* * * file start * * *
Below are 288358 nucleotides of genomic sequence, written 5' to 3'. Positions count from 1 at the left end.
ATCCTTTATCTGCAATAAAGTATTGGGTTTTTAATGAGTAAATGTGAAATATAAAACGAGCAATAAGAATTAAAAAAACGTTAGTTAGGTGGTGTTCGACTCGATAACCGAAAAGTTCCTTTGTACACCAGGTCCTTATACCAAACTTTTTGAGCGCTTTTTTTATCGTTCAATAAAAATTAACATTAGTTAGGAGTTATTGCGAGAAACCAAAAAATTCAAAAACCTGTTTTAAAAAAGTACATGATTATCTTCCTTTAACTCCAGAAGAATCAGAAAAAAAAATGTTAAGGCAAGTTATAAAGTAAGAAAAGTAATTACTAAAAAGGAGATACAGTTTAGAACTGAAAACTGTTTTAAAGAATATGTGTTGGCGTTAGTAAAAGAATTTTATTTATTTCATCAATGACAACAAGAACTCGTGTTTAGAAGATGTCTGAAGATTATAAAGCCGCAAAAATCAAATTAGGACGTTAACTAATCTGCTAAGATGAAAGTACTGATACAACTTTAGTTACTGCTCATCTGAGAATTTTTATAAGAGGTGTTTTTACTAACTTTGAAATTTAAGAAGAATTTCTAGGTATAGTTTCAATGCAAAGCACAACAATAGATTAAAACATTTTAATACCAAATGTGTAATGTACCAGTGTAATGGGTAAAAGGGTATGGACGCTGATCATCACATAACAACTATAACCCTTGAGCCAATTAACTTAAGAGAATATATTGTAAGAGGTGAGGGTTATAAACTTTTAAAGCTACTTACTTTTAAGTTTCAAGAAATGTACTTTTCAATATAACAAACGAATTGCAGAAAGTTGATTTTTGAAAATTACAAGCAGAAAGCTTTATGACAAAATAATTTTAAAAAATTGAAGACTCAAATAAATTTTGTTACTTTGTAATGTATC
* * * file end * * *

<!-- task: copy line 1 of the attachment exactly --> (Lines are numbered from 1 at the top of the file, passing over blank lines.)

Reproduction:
Below are 288358 nucleotides of genomic sequence, written 5' to 3'. Positions count from 1 at the left end.